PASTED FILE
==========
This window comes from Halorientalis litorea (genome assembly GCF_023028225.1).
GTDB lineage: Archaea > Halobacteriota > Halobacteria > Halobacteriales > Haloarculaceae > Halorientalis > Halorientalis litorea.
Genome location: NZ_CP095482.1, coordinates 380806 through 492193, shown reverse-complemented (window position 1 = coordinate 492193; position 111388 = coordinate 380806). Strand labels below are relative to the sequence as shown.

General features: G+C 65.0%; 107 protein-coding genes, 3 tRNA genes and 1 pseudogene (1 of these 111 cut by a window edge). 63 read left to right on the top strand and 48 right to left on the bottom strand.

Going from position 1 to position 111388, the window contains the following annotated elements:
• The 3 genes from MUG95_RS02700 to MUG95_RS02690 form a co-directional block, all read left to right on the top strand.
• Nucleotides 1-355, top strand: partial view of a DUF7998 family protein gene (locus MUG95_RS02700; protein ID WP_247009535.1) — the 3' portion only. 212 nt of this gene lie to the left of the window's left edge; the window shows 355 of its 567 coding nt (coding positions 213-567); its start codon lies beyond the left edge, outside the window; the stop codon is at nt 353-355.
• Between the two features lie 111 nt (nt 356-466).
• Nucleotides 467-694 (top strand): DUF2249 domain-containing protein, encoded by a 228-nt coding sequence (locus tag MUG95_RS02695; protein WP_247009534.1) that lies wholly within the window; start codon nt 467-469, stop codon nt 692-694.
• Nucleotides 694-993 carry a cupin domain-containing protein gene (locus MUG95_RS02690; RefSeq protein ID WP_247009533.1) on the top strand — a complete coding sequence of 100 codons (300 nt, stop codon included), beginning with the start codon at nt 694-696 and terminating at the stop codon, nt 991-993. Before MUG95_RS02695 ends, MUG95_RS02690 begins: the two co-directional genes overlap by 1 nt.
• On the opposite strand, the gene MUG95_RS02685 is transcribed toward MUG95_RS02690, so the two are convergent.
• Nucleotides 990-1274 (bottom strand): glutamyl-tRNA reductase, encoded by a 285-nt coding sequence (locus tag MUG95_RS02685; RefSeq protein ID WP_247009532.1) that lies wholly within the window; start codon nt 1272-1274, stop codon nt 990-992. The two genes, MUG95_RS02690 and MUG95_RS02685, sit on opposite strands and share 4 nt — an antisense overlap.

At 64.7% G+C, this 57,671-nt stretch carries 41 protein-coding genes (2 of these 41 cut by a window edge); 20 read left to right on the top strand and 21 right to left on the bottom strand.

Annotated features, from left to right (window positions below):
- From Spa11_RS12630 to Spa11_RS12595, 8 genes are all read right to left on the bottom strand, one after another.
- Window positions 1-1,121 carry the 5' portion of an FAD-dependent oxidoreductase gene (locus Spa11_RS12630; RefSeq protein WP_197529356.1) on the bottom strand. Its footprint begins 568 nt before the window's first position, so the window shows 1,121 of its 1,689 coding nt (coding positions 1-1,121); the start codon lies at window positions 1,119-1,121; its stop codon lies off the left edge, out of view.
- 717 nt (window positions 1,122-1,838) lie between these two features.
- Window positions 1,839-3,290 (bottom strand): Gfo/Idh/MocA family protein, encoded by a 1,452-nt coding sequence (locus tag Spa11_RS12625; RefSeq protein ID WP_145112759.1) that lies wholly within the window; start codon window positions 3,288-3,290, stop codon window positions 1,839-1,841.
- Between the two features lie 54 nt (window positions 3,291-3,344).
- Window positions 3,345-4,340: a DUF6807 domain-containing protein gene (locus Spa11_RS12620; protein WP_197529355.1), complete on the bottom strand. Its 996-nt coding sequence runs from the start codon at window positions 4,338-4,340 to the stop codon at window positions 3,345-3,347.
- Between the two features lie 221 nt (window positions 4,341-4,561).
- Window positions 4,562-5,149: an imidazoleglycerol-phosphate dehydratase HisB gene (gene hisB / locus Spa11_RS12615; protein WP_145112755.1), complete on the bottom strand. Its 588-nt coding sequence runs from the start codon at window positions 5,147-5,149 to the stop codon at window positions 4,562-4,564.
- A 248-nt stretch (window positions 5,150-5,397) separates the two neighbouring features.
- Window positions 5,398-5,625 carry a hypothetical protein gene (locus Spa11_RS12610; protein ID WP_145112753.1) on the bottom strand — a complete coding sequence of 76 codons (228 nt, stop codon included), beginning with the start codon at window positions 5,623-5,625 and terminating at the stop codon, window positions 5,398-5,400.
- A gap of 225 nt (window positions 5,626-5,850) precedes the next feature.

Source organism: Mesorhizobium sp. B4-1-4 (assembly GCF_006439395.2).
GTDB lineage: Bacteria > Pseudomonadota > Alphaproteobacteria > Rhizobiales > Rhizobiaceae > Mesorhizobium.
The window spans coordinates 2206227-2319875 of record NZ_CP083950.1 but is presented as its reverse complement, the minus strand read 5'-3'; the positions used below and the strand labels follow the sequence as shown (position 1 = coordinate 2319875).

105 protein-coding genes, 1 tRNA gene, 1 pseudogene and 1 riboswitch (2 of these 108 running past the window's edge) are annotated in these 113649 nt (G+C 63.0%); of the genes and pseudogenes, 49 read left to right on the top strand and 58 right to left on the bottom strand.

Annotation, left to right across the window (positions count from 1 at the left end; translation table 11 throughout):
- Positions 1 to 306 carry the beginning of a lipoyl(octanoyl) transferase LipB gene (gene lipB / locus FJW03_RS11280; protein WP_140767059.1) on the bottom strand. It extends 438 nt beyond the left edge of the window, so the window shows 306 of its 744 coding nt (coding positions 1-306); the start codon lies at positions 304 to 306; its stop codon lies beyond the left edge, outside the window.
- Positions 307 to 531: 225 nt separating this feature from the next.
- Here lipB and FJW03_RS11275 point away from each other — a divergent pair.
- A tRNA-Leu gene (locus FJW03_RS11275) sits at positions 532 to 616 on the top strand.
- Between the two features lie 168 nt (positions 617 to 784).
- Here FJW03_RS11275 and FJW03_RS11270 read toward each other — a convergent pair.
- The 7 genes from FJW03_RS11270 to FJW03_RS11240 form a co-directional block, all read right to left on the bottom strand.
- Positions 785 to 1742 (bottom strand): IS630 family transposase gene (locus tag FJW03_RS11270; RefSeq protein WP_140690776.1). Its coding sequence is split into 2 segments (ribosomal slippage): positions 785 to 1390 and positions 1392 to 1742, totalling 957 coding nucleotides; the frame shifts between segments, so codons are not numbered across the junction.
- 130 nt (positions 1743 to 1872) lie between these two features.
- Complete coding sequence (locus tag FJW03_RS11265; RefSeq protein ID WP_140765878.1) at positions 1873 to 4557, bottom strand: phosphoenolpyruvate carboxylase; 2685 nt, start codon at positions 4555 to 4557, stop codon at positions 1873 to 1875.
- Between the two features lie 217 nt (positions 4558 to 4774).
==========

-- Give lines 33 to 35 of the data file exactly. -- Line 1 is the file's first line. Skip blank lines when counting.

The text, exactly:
- Here lipB and FJW03_RS11275 point away from each other — a divergent pair.
- A tRNA-Leu gene (locus FJW03_RS11275) sits at positions 532 to 616 on the top strand.
- Between the two features lie 168 nt (positions 617 to 784).